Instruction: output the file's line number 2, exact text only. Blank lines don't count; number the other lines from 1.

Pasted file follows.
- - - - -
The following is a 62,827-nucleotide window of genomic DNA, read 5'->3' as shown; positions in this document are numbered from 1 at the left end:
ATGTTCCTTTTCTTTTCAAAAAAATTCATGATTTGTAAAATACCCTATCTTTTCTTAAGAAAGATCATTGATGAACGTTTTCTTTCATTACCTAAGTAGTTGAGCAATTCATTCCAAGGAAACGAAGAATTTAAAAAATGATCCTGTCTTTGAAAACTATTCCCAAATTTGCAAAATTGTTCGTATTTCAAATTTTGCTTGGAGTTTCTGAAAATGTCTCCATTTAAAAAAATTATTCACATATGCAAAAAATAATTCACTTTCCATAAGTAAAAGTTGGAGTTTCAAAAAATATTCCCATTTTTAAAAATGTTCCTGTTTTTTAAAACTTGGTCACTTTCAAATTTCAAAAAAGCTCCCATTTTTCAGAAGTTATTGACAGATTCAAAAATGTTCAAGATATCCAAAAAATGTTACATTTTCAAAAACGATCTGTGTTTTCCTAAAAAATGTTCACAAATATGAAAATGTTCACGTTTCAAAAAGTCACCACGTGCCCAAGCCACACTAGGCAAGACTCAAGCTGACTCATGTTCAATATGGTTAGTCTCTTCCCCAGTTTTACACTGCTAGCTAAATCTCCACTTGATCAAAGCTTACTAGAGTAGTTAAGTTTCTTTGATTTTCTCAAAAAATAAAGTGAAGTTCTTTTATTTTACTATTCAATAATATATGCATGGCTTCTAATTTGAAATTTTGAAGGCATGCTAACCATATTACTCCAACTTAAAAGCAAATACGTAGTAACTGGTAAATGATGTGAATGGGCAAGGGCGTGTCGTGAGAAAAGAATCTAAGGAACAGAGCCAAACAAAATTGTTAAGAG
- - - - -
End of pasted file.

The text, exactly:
ATGTTCCTTTTCTTTTCAAAAAAATTCATGATTTGTAAAATACCCTATCTTTTCTTAAGAAAGATCATTGATGAACGTTTTCTTTCATTACCTAAGTAGTTGAGCAATTCATTCCAAGGAAACGAAGAATTTAAAAAATGATCCTGTCTTTGAAAACTATTCCCAAATTTGCAAAATTGTTCGTATTTCAAATTTTGCTTGGAGTTTCTGAAAATGTCTCCATTTAAAAAAATTATTCACATATGCAAAAAATAATTCACTTTCCATAAGTAAAAGTTGGAGTTTCAAAAAATATTCCCATTTTTAAAAATGTTCCTGTTTTTTAAAACTTGGTCACTTTCAAATTTCAAAAAAGCTCCCATTTTTCAGAAGTTATTGACAGATTCAAAAATGTTCAAGATATCCAAAAAATGTTACATTTTCAAAAACGATCTGTGTTTTCCTAAAAAATGTTCACAAATATGAAAATGTTCACGTTTCAAAAAGTCACCACGTGCCCAAGCCACACTAGGCAAGACTCAAGCTGACTCATGTTCAATATGGTTAGTCTCTTCCCCAGTTTTACACTGCTAGCTAAATCTCCACTTGATCAAAGCTTACTAGAGTAGTTAAGTTTCTTTGATTTTCTCAAAAAATAAAGTGAAGTTCTTTTATTTTACTATTCAATAATATATGCATGGCTTCTAATTTGAAATTTTGAAGGCATGCTAACCATATTACTCCAACTTAAAAGCAAATACGTAGTAACTGGTAAATGATGTGAATGGGCAAGGGCGTGTCGTGAGAAAAGAATCTAAGGAACAGAGCCAAACAAAATTGTTAAGAG